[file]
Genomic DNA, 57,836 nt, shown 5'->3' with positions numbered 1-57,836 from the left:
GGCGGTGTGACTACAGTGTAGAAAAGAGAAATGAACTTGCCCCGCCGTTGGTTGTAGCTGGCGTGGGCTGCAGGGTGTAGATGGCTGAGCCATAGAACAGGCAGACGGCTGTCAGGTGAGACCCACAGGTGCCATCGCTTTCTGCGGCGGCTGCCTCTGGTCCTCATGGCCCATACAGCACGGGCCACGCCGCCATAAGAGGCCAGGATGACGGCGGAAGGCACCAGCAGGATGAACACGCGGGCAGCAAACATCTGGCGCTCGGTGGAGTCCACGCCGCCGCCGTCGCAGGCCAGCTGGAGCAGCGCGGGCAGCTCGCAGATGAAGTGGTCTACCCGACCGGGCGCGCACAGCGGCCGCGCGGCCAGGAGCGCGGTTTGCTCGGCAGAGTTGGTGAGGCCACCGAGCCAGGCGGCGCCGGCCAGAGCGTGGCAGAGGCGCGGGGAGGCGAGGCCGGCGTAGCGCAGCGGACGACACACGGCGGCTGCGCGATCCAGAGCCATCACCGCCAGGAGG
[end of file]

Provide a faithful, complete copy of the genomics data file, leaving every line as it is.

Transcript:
Genomic DNA, 57,836 nt, shown 5'->3' with positions numbered 1-57,836 from the left:
GGCGGTGTGACTACAGTGTAGAAAAGAGAAATGAACTTGCCCCGCCGTTGGTTGTAGCTGGCGTGGGCTGCAGGGTGTAGATGGCTGAGCCATAGAACAGGCAGACGGCTGTCAGGTGAGACCCACAGGTGCCATCGCTTTCTGCGGCGGCTGCCTCTGGTCCTCATGGCCCATACAGCACGGGCCACGCCGCCATAAGAGGCCAGGATGACGGCGGAAGGCACCAGCAGGATGAACACGCGGGCAGCAAACATCTGGCGCTCGGTGGAGTCCACGCCGCCGCCGTCGCAGGCCAGCTGGAGCAGCGCGGGCAGCTCGCAGATGAAGTGGTCTACCCGACCGGGCGCGCACAGCGGCCGCGCGGCCAGGAGCGCGGTTTGCTCGGCAGAGTTGGTGAGGCCACCGAGCCAGGCGGCGCCGGCCAGAGCGTGGCAGAGGCGCGGGGAGGCGAGGCCGGCGTAGCGCAGCGGACGACACACGGCGGCTGCGCGATCCAGAGCCATCACCGCCAGGAGG